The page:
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Elemental

In 2003, architecture firm Elemental received a tough commission from the Chilean government: transform Quinta Monroy, a shantytown in the desert city of Iquique, by resettling 100 families on the same 1.25-acre site they had illegally occupied for 30 years.The budget? About $7,500 per unit, including land, services, and construction.

In response, the self-described “Do Tank” (as opposed to a “think tank”) responded with what they called “half a good house.” Instead of building whole, cheaply made homes, the team created a model that would be 50-percent self-built by the resident. A traditional row house that would provide the density the site required while adding two perks public housing rarely provides: privacy and the space to expand the homes as families grew. As the residents had been living illegally on the site for some years, putting up their own informal dwellings, completing the buildings was something they felt comfortable doing. The functional spaces already provided a much higher quality of living than they were used to, so the residents could make these improvements at their own pace.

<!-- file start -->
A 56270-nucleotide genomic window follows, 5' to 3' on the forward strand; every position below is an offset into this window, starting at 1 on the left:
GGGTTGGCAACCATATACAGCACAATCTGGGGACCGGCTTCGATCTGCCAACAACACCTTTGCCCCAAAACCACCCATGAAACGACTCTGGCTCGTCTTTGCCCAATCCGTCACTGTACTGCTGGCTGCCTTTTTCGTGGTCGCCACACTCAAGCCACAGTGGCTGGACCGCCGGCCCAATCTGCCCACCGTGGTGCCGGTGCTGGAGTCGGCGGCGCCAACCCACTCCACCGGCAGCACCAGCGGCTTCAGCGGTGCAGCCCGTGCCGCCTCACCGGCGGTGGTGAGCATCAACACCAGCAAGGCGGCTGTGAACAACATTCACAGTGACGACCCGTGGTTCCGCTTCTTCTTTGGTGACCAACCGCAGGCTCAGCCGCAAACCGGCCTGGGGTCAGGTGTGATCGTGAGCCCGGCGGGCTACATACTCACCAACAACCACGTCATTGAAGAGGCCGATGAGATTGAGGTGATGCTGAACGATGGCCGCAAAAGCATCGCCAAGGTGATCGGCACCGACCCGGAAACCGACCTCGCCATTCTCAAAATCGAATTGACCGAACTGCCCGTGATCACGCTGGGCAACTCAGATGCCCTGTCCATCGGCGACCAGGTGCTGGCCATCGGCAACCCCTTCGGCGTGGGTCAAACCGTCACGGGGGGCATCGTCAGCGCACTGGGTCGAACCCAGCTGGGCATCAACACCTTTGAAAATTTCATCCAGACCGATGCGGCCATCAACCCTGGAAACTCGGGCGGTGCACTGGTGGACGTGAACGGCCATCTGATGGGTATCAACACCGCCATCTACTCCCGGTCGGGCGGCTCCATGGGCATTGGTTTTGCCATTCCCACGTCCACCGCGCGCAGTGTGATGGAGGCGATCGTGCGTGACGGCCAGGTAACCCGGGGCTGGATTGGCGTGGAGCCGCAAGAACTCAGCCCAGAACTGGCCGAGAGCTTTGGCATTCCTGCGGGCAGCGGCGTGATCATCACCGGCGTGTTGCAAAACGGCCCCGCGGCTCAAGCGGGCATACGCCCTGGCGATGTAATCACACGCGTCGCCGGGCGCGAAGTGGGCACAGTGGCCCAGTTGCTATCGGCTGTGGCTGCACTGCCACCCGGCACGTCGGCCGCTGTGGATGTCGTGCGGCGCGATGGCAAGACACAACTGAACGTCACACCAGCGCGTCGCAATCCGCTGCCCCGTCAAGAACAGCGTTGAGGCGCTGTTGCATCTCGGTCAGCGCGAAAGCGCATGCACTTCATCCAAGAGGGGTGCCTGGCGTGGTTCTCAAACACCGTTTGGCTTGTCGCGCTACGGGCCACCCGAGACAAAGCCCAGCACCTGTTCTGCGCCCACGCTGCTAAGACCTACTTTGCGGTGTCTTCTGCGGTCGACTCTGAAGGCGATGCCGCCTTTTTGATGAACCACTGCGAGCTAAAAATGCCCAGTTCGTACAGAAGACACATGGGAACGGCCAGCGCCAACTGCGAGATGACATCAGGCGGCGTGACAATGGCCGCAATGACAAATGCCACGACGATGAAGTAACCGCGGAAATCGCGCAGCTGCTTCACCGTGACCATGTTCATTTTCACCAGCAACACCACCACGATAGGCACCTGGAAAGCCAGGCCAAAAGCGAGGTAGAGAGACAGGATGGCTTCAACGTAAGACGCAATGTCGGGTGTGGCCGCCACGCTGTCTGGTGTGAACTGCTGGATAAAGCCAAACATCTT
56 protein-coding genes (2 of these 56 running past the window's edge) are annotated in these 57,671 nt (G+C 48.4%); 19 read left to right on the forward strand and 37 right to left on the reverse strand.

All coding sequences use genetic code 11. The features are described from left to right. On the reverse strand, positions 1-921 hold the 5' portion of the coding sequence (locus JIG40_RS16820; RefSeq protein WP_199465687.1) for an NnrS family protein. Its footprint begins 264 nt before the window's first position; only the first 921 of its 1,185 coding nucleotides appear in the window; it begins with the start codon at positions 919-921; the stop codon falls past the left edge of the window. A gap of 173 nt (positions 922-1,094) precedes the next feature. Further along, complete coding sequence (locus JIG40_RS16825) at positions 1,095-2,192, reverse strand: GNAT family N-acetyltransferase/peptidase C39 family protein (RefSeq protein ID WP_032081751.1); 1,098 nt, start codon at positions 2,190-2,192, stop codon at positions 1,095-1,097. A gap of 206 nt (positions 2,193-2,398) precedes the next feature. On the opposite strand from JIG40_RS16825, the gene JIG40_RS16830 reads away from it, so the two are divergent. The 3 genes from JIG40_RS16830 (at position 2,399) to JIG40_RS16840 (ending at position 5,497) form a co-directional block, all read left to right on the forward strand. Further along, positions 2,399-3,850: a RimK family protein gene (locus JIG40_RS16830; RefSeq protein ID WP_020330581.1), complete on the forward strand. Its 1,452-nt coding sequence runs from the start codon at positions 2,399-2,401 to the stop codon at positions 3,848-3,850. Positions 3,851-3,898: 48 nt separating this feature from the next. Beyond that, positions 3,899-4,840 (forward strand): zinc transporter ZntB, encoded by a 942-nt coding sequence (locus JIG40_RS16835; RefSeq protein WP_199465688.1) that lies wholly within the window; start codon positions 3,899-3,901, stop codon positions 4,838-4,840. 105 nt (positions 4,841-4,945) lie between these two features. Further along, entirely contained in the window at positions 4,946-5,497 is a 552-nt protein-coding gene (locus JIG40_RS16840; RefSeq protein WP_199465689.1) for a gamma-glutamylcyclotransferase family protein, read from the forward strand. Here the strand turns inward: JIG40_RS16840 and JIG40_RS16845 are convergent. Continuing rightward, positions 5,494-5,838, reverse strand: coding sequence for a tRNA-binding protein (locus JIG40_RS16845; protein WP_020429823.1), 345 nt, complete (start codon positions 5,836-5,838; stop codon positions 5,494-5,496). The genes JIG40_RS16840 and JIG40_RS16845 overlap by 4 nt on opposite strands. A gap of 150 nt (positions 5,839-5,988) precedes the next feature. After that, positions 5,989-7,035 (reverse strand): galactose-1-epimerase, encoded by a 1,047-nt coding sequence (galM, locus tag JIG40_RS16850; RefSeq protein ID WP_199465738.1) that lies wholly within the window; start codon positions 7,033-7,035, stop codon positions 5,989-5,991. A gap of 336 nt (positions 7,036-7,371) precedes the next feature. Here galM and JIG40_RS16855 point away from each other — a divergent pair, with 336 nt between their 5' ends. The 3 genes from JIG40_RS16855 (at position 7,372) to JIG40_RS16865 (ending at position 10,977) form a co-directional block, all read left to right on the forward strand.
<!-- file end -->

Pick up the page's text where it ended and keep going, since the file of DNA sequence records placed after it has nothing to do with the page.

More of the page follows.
Elemental continues to refine this design and has built more than 1,000 units throughout Chile.

Other major projects of note include in the city of Constitucion, heavily damaged by the 2010 earthquake and tsunami. Elemental partnered with the government to design 1,000 units that would help rebuild the city. Other firms’ proposals for the site called for a fortress-like sea wall, leaving homes close to the shore. Elemental spent time listening to residents who clearly preferred to have their homes rebuilt further back from the shore, allowing for the creation of a public forest with retention ponds to deter flooding and to act as a recreation site. Not only was this solution what the community wanted, it cost millions less than a fortress-like wall.

In addition to the Curry Stone Design Prize and other awards, Elemental’s principal, Alejandro Aravena was awarded the Pritzker Prize in 2016. In that year, they also open-sourced their designs for social housing projects, freely available via their website.